Work exactly like normal metal braces, the only difference being that the brackets are made out of a very fine translucent tooth-coloured porcelain which make the braces almost invisible (hence they are also known as ‘clear braces’ or ‘invisible braces’). They are popular with older teenagers and adult patients who may have cosmetic concerns.
Invisalign clear aligners now allow almost invisible straightening of teeth using sets of see-through aligners. The major benefits – apart from being unobtrusive – is that:
They are customised to your teeth
You don’t have metal brackets or wires that can irritate your mouth and gums
They can be easily removed whenever you need to brush your teeth, or eat and drink
A condition where the upper teeth do not ‘fit’ with the lower teeth when the teeth come together.There are many approaches that can be taken to correct cross-bite, including fitting braces and fixed or removable plates.
A condition where there is not enough space in the mouth for the normal number of adult teeth. Although crowding may be noticed at a young age - even in children as young as six - this crowding may improve with age, .since the jaws continue to grow after the adult front teeth erupt.
An orthodontic term for what is known as ‘buck teeth’, namely where the front teeth at the top jut out from the mouth. Having protruded teeth may make them more prone to damage and injury, and may cause problems with speaking and eating and can look unattractive.
Is a natural reflex and it is normal for children to stop sucking thumbs and fingers between the ages of 2 and 4 years old. If thumb sucking does continue after the first adult teeth have come through (normally around the age of 6 or 7), it may contribute to teeth being pushed out of alignment.
Teeth may be missing for a number of reasons. In some cases, individual teeth simply don't develop from birth, or injury causing loss of a tooth or tooth decay/removal. Although having teeth missing doesn't necessarily require dental or orthodontic treatment, it can be highly recommended. If the baby teeth are still present; are in the bite, have their usual root structure, and no decay or fillings they can often last for several more decades longer than when they usually fall out.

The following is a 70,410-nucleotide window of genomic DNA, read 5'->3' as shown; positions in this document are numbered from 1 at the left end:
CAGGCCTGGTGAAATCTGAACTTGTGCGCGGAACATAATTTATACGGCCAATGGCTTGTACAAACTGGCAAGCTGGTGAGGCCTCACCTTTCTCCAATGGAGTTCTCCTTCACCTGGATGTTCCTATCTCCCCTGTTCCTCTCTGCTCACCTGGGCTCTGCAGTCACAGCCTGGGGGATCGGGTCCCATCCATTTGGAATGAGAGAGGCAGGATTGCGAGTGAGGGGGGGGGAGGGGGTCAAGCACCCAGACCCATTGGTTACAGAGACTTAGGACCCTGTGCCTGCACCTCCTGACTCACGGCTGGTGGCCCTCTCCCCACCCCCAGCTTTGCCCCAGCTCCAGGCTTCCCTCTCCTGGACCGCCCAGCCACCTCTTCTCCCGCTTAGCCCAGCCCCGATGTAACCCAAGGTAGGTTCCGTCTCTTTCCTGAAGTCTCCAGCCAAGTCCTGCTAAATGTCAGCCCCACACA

A condition where the top and bottom set of teeth do not meet at all, leaving a gap. It can be difficult to correct and is best assessed as soon as it appears, which is often at a young age when the development of the jawbones can be monitored and positioning of the teeth can be more easily controlled.
Describes the situation where the upper front teeth bite down over the lower teeth. It can cause significant wearing of the teeth and make biting and chewing difficult. The gums behind the upper teeth and in front of the teeth below can also be affected.
Spacing is the opposite of crowded teeth, where there are visible and sometimes large gaps between the teeth – sometimes known as ‘gapped teeth’. Most gaps between the upper front teeth often close on their own once all the adult teeth have emerged although it is worth consulting an orthodontist if this hasn’t happened by around the age of 12.
Describes where the teeth in the lower jaw come to rest in front of the teeth in the upper jaw when the teeth come together. It is a relatively uncommon condition and is generally inherited. However, it can cause problems such as tooth wear and difficulty biting and chewing when eating, and teeth can rotate or become angled as the mouth adapts to the under-bite.